Unlike many modern, hipster-ish travellers, we like to buy souvenirs every time we go abroad. It’s a way of bringing home a very tiny piece of destinations we loved. We look at our magnet-filled fridge, we remember all the places we’ve been to and a smile instantly pops up. But when visiting Russia, we knew we needed to step up our game and find the perfect reminders of this magical place we are sure it will take a long time for us to visit again. Luckily for us, we found the Izmailovsky Market!

The Izmailovsky Market is a huge beautiful venue that looks like a crossover between a European fortress and an Asian temple. Once inside, you’ll find hundreds of wooden stalls selling pretty much any Russian-related item your twisted mind could imagine! If you want to know where to buy the best souvenirs in Moscow, WWII memorabilia or every day soviet items, then you are in for a treat!

After all, we both grew up hearing about this supposedly harsh, inaccessible and far-away land of Czars, onion domes and revolutions, so it’s no surprise visiting felt like a major event for us. Expectations were at an all-time high – and boy it delivered! However, after paying a small fortune for plane tickets, searching extensively for decent, affordable accommodation in Moscow (spoiler alert: we failed) and going through a complicated process to get our visa, we came to realize returning to Russia will definitely will not be as easy as going back to other countries we’ve visited before. Which brings us to the subject behind this post as we needed to make we sure managed to get our hands on the perfect souvenirs.





Assuming you’ll be staying as close to Moscow city centre as possible, taking the metro is by far your best bet.

All you have to do is take Line 3 (dark blue) heading to Schelkovskaya (Щёлковская) and get out at Partizanskaya (Партизанская). A disposable one-way ticket costs 55RUB.

Once you leave the station, you’ll immediately see the colourful Izmailovo Kremlin in the distance.



Translated as “castle” or “citadel” in the Russian language, many people are surprised to discover there are actually many Kremlins spread all over Russia. In fact, the word is used when mentioning historic fortifications, usually surrounding castles or historic palaces.

The Izmailovo Kremlin stands as an exception. First, because the walls weren’t built around any royal residence, and second, because it’s actually a modern (2007) imitation of ancient kremlins intended to be used as a cultural complex of sorts! Be that as it may, one can’t deny its eye-candy features.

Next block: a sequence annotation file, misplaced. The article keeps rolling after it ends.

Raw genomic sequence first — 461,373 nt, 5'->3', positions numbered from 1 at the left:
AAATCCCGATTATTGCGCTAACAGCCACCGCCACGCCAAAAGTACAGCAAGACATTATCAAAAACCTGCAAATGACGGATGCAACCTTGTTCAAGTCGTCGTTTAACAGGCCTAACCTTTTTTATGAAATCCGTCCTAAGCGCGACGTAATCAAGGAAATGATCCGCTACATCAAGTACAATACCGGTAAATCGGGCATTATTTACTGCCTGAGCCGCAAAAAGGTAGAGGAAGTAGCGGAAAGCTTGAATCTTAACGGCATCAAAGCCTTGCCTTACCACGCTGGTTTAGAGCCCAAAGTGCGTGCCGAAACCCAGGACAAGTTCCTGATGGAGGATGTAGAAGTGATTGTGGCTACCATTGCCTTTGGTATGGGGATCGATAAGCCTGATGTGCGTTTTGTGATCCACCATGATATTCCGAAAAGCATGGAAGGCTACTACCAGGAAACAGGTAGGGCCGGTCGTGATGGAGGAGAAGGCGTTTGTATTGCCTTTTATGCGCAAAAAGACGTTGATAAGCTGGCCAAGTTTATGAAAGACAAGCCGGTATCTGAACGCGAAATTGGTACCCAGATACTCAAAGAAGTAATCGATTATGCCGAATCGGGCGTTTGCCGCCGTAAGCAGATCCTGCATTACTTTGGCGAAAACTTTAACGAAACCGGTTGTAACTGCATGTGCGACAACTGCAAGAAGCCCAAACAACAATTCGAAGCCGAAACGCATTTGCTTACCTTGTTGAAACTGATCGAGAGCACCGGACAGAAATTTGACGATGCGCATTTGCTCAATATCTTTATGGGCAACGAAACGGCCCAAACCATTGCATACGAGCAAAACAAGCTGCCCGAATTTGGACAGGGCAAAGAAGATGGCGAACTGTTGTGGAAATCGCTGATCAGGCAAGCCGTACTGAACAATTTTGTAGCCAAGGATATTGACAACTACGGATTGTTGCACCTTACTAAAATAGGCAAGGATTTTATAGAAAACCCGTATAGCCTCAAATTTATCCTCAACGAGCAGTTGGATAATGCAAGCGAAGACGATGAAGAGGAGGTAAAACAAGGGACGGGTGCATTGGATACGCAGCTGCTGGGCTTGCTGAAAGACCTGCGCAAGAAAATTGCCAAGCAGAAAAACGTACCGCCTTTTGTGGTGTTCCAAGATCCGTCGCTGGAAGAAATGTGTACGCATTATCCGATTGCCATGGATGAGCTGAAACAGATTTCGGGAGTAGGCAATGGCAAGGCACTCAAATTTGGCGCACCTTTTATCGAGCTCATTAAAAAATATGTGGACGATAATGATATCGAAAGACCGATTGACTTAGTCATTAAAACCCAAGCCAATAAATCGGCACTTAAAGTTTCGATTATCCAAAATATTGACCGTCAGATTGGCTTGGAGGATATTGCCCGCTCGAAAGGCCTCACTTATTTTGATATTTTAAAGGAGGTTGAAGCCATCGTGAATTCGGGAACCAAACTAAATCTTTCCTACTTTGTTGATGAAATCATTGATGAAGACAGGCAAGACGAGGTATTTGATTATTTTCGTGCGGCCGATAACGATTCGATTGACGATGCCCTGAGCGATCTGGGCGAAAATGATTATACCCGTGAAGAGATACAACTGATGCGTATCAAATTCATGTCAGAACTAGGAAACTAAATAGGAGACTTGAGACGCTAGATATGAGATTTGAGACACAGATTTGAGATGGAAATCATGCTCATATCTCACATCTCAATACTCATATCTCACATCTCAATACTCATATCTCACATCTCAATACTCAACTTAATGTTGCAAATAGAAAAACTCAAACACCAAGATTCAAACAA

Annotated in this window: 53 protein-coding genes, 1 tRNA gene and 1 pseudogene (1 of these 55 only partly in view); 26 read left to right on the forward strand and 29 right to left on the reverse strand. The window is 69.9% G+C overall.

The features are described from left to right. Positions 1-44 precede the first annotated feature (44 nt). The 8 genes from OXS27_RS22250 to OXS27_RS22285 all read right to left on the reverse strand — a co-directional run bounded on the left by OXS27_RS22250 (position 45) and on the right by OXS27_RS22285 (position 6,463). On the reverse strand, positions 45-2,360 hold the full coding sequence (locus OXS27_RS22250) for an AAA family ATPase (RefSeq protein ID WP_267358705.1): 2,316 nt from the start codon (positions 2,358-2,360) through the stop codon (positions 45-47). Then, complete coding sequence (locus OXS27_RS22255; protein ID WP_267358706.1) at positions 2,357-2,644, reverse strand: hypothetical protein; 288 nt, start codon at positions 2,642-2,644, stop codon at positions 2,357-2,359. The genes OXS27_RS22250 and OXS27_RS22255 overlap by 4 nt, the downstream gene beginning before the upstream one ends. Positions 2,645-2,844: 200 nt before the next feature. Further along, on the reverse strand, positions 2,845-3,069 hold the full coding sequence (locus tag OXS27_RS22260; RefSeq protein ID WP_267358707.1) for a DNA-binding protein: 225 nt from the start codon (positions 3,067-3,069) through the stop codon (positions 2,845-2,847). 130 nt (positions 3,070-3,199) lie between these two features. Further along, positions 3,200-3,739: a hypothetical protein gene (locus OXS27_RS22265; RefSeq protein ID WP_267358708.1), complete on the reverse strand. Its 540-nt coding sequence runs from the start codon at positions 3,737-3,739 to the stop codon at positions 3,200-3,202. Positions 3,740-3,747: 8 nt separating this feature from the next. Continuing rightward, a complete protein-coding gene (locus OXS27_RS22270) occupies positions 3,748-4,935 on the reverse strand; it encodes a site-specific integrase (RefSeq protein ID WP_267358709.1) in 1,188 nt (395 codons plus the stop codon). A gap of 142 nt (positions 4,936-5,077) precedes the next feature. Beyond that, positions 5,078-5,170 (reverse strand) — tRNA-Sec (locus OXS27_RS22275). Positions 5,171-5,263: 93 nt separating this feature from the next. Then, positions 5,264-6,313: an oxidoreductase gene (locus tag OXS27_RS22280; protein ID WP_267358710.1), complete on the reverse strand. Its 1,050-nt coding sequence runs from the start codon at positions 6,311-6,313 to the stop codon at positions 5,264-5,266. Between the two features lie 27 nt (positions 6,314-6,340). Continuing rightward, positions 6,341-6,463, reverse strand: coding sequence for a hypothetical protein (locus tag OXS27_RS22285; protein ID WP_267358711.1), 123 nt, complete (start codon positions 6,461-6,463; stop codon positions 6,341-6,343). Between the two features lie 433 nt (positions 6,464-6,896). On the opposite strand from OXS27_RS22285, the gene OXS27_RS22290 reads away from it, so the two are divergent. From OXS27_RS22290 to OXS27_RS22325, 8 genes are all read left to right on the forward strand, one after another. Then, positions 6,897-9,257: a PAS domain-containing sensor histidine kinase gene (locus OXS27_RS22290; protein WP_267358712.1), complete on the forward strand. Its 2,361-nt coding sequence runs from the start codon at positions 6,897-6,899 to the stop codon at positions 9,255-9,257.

Colourful façades, fairy-tale onion domes and wooden palaces are put together in a single ensemble that looks as bizarre as it looks beautiful. Even if you’re not planning on buying anything, seeing the Izmailovo Kremlin up-close is definitely enough of a reason for you to hit the Izmailovsky Market.



As the ultimate home of all things Russian, the sheer amount of items available in the Izmailovsky Market is just staggering!

Starting with the most obvious: the Matryoshkas. There are literally dozens of stalls selling all kinds of everyone’s favourite Russian dolls, from the standard and cheaper 5-piece set, to the outrageously expensive hand-made sets with 30 and plus dolls (where you almost need a microscope to see the smaller ones). If you’re looking for an authentic nesting doll, here you are guaranteed to find one.

Items related to WWII or the Cold War are also pretty popular among the market’s visitors. In fact, there’s a whole section dedicated to this period where you may expect to find old magazines, postcards, newspaper articles, toys and even propaganda posters. If you’re a history buff like me, you’ll freakin’ love it!

Fur hats (called ushankas) also see a lot of demand at the Izmailovsky Market. And as it happens with the Matryoshkas, there are options for all tastes and wallets, although I’m inclined to say you wouldn’t want your head stuffed in some of these!

I really wouldn’t have the time to mention all the precious little trinkets I could find there, but one thing that stroke me the most was that Putin’s macho man persona is also widely spread in Russia. You’ll find tons of mugs, glasses and t-shirts with pictures of uncle Vlad most popular memes (yep, even the one where he’s shirtless). I had always thought this was not permitted in Russia… but then again that’s probably because I’m just another ignorant westerner!



There aren’t really any secret tips for buying here, just keep in mind you’re dealing with merchants who’ve been doing this for ages, so some common rules apply:

  • It’s ok to speak in English but learn some basic Russian words. Surprisingly enough, this was the place in all of Moscow where I found most locals who could speak English! Still, speaking some Russian can go a long way when it comes to making a better deal.
  • Don’t be afraid to haggle. In fact, you are expected to! Never accept the first price, as you’ll be able to bring it down a couple hundred rubles.
  • …but always expect to pay more than the locals! Unless you’re accompanied by a Russian friend, you’ll always be considered a tourist and therefore you will end up paying more for whatever you want to buy. Don’t take it personal – it’s just how it is!
  • Don’t buy in the first stall you see. Check out other sellers before returning to your favourite stall, and make sure the owner saw your little market research. Competition is a wonderful thing, isn’t it?



As one of my favourite spots in the Russian capital, I just had to promote this amazing place! Whether you want to buy a kick-ass souvenir or just do some sightseeing, the Izmailovsky Market should definitely feature on your Moscow itinerary. What will you buy here when you visit? Have you even been to this market? Let us know on the comments below!


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